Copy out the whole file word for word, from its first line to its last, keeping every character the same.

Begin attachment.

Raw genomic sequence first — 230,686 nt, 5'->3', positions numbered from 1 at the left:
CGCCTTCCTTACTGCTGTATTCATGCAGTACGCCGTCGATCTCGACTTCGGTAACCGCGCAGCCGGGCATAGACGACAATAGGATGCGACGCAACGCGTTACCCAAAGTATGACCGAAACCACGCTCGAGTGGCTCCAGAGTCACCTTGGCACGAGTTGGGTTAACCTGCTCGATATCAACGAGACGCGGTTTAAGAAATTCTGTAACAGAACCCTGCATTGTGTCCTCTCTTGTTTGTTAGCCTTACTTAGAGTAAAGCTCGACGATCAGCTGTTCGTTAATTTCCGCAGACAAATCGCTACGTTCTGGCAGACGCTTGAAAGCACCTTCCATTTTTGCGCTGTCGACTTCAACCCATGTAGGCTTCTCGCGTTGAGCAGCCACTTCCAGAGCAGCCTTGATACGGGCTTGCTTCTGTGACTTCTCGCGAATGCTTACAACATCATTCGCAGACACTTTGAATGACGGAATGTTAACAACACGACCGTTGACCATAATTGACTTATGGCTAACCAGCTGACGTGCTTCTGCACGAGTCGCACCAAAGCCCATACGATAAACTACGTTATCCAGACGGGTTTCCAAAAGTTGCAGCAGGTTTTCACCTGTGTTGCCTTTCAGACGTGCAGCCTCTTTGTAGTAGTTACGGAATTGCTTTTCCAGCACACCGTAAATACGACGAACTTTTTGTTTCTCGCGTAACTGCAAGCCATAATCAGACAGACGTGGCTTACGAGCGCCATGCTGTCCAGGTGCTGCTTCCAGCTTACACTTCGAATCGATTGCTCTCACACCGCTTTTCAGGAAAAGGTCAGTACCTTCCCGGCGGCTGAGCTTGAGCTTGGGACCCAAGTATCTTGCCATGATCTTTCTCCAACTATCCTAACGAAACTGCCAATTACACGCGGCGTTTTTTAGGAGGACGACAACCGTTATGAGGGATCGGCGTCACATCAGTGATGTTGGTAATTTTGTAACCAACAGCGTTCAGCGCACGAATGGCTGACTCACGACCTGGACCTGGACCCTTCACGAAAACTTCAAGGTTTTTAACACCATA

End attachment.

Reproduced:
Raw genomic sequence first — 230,686 nt, 5'->3', positions numbered from 1 at the left:
CGCCTTCCTTACTGCTGTATTCATGCAGTACGCCGTCGATCTCGACTTCGGTAACCGCGCAGCCGGGCATAGACGACAATAGGATGCGACGCAACGCGTTACCCAAAGTATGACCGAAACCACGCTCGAGTGGCTCCAGAGTCACCTTGGCACGAGTTGGGTTAACCTGCTCGATATCAACGAGACGCGGTTTAAGAAATTCTGTAACAGAACCCTGCATTGTGTCCTCTCTTGTTTGTTAGCCTTACTTAGAGTAAAGCTCGACGATCAGCTGTTCGTTAATTTCCGCAGACAAATCGCTACGTTCTGGCAGACGCTTGAAAGCACCTTCCATTTTTGCGCTGTCGACTTCAACCCATGTAGGCTTCTCGCGTTGAGCAGCCACTTCCAGAGCAGCCTTGATACGGGCTTGCTTCTGTGACTTCTCGCGAATGCTTACAACATCATTCGCAGACACTTTGAATGACGGAATGTTAACAACACGACCGTTGACCATAATTGACTTATGGCTAACCAGCTGACGTGCTTCTGCACGAGTCGCACCAAAGCCCATACGATAAACTACGTTATCCAGACGGGTTTCCAAAAGTTGCAGCAGGTTTTCACCTGTGTTGCCTTTCAGACGTGCAGCCTCTTTGTAGTAGTTACGGAATTGCTTTTCCAGCACACCGTAAATACGACGAACTTTTTGTTTCTCGCGTAACTGCAAGCCATAATCAGACAGACGTGGCTTACGAGCGCCATGCTGTCCAGGTGCTGCTTCCAGCTTACACTTCGAATCGATTGCTCTCACACCGCTTTTCAGGAAAAGGTCAGTACCTTCCCGGCGGCTGAGCTTGAGCTTGGGACCCAAGTATCTTGCCATGATCTTTCTCCAACTATCCTAACGAAACTGCCAATTACACGCGGCGTTTTTTAGGAGGACGACAACCGTTATGAGGGATCGGCGTCACATCAGTGATGTTGGTAATTTTGTAACCAACAGCGTTCAGCGCACGAATGGCTGACTCACGACCTGGACCTGGACCCTTCACGAAAACTTCAAGGTTTTTAACACCATA